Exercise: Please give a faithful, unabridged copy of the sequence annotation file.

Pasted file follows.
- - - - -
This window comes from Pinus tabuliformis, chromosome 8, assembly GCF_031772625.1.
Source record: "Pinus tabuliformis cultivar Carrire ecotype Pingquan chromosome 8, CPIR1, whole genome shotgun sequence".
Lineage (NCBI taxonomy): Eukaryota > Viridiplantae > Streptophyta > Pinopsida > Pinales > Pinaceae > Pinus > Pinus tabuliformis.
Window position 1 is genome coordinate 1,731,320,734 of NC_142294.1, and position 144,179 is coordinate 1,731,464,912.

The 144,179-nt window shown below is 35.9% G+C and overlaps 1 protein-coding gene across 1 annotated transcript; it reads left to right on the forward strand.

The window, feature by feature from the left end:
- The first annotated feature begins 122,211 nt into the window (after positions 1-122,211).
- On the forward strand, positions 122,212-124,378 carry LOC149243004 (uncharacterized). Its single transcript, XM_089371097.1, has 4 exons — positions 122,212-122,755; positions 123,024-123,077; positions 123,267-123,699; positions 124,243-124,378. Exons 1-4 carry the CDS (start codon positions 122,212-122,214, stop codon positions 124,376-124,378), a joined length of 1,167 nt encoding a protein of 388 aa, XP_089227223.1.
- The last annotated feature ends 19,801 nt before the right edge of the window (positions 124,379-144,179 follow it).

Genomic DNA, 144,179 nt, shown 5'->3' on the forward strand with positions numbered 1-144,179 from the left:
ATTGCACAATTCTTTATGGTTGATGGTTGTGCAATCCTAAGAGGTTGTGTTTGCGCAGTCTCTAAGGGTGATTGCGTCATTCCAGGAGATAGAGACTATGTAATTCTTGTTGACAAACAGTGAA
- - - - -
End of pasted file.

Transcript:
This window comes from Pinus tabuliformis, chromosome 8, assembly GCF_031772625.1.
Source record: "Pinus tabuliformis cultivar Carrire ecotype Pingquan chromosome 8, CPIR1, whole genome shotgun sequence".
Lineage (NCBI taxonomy): Eukaryota > Viridiplantae > Streptophyta > Pinopsida > Pinales > Pinaceae > Pinus > Pinus tabuliformis.
Window position 1 is genome coordinate 1,731,320,734 of NC_142294.1, and position 144,179 is coordinate 1,731,464,912.

The 144,179-nt window shown below is 35.9% G+C and overlaps 1 protein-coding gene across 1 annotated transcript; it reads left to right on the forward strand.

The window, feature by feature from the left end:
- The first annotated feature begins 122,211 nt into the window (after positions 1-122,211).
- On the forward strand, positions 122,212-124,378 carry LOC149243004 (uncharacterized). Its single transcript, XM_089371097.1, has 4 exons — positions 122,212-122,755; positions 123,024-123,077; positions 123,267-123,699; positions 124,243-124,378. Exons 1-4 carry the CDS (start codon positions 122,212-122,214, stop codon positions 124,376-124,378), a joined length of 1,167 nt encoding a protein of 388 aa, XP_089227223.1.
- The last annotated feature ends 19,801 nt before the right edge of the window (positions 124,379-144,179 follow it).

Genomic DNA, 144,179 nt, shown 5'->3' on the forward strand with positions numbered 1-144,179 from the left:
ATTGCACAATTCTTTATGGTTGATGGTTGTGCAATCCTAAGAGGTTGTGTTTGCGCAGTCTCTAAGGGTGATTGCGTCATTCCAGGAGATAGAGACTATGTAATTCTTGTTGACAAACAGTGAA